From a contract management standpoint, the Calgary Flames are sitting pretty this year. Having already gone through some protracted contract negotiations in recent summers with Sean Monahan, Johnny Gaudreau and Sam Bennett, and having signed long-term deals for Dougie Hamilton, Mark Giordano and T.J. Brodie, the Flames have no big negotiations to delve into this summer.
Well, except for Mikael Backlund, who has quietly established himself as the best two-way center on the team and perhaps the key cog in making the entire team run properly on the ice. With the trade deadline looming and Backlund’s current contract expiring on July 1, the Flames need to face a simple truth: they need Backlund.
Patience in Development
A product of Vasteras, Sweden – located just an hour outside Stockholm – Backlund was selected by the Flames 24th overall in the 2007 NHL Draft. He spent another season in Sweden, then signed with the Flames over the summer and was moved to the Western Hockey League’s Kelowna Rockets while already in North America for the 2009 World Junior Championship tournament. He wasn’t getting a ton of ice time in Sweden and the thought was playing big minutes in the WHL would help him transition to the pro ranks. After winning a WHL Championship with the Rockets and making a trip to the Memorial Cup, he went pro the following season.
Backlund’s first few pro seasons were productive, but hardly did much to assuage the fears of a fanbase starved for their club to finally deliver a star player via the NHL Draft. He spent his first three seasons in the NHL under head coach Brent Sutter, a longtime junior coach renowned for teaching responsible two-way hockey. Backlund struggled at times to generate much offense in a bottom six role under Sutter – his high was 25 points over a full season – but he was given increasing defensive duties as he proved himself able to handle them.
Emergence as a Shutdown Forward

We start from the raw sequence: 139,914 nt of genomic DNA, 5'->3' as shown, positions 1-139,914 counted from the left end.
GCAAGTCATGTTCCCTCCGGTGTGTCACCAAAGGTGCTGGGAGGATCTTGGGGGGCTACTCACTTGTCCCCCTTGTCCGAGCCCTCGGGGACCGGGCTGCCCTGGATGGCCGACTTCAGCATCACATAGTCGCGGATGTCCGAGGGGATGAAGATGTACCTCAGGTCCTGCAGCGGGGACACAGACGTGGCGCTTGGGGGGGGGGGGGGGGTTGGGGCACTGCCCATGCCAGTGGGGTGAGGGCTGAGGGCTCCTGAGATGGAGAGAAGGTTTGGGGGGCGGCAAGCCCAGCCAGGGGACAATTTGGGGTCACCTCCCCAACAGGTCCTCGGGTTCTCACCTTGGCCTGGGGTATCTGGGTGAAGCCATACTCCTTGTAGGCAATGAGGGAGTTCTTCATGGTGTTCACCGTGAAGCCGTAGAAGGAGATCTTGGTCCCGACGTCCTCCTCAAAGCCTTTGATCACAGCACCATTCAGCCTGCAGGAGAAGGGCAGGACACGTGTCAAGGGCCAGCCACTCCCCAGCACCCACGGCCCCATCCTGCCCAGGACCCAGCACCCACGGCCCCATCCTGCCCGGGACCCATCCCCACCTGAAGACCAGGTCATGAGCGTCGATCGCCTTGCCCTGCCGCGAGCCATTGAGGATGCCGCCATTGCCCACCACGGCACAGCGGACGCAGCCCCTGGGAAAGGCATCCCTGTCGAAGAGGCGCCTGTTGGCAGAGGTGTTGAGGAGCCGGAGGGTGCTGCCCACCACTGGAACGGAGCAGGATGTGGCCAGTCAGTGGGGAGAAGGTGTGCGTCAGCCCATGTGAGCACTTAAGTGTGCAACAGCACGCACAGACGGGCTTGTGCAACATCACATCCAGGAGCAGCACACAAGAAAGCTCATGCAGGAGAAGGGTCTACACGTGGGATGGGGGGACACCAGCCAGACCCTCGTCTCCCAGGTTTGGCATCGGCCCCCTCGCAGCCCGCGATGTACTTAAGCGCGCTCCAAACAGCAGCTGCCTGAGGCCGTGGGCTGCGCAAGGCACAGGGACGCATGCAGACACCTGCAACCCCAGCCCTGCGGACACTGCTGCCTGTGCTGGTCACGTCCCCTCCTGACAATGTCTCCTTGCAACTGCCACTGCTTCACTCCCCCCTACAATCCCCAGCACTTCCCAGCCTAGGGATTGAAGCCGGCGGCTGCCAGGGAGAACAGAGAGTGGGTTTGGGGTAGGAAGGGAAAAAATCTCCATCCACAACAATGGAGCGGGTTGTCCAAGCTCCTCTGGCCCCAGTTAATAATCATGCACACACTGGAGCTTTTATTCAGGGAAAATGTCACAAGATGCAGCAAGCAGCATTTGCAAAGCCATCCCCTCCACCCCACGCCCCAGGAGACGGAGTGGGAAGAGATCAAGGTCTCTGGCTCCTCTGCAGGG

While much of the hockey world loathed the 2012-13 NHL lockout, Backlund was one of the few players that seemed to benefit from it. Heading back to his hometown team, he played against other top NHLers who headed to Sweden to stay active. When the NHL returned, Backlund had a renewed confidence with the puck.
Not only could he play against the top players in the NHL and hold his own, he could generate offense, too. Under new Flames coach Bob Hartley, Backlund was relied upon for his defensive role with an increasing proportion of his shifts starting in the defensive zone but he also managed to increase his offensive production over four seasons. When Glen Gulutzan arrived in Calgary he continued Hartley’s trend of leaning upon Backlund in defensive situations and, paired with some roster improvements that increased the quality of his linemates, Backlund’s offense continued to uptick.
By this point in his career, Backlund is a consistent 50-point forward as well as a center that can be relied upon to shut down the top players in the NHL.
The Backlund Bump
It’s one thing to play well and prevent the opposition from doing so, but Backlund’s become associated with what The Athletic‘s Kent Wilson has described as “the Backlund Bump.” In short? Backlund consistently makes his teammates better, in that their possession statistics are significantly boosted by their presence on his line.
Past major beneficiaries of the Backlund Bump include:
- Paul Byron: +11.5% (2013-14)
- Mike Cammalleri: +8.5% (2013-14)
- Matthew Tkachuk: +8.4% (2016-17)
- Lance Bouma: +8.1% (2014-15)
- David Jones: +5.8% (2014-15)
- Jiri Hudler: +5.1% (2013-14)
When the Flames were a rebuilding team, they kept their heads above water in games by using Backlund to carry a couple lesser linemates. Now that the team has become more balanced, Backlund’s become a central part of the “3M Line” with Tkachuk and Michael Frolik – one of the most accomplished shutdown trios in the league. Their performance has allowed Sean Monahan’s scoring line to get easier deployments and generate more scoring chances, while it’s also allowed Gulutzan to shelter Mark Jankowski in his rookie season. In other words: Backlund’s performance has arguably allowed the Flames to slot their players properly on the ice and given the team a chance to succeed in a big way.
The Lineup’s Lynch Pin
The first thing the Flames would need to do if Backlund departed is try to replicate him, but he’s not exactly something that grows on trees. He’s a better defensive center than Monahan and allows his coach to utilize his teammate in more offensive situations. He’s the ideal mentor for Jankowski, a budding 200-foot center still getting his feet wet at the NHL level, and in the interim allows his coach to shelter his younger teammate.
The ideal situation is probably to re-sign Backlund for four or five seasons and use him as a mentor for Jankowski; if he develops faster than expected, suddenly the Flames have three strong pivots up the middle and the ability to roll three lines against any team in the league. Keeping Backlund makes a world of sense for the Flames and letting him walk to the open market would be disastrous in terms of unbalancing the team’s forward group. They need to re-sign him.
Ryan Pike has covered the Calgary Flames and the NHL Draft extensively since 2010 as a Senior Writer for The Hockey Writers and Senior Contributing Editor of FlamesNation.ca. A member of the Professional Hockey Writers Association, he lives in Calgary.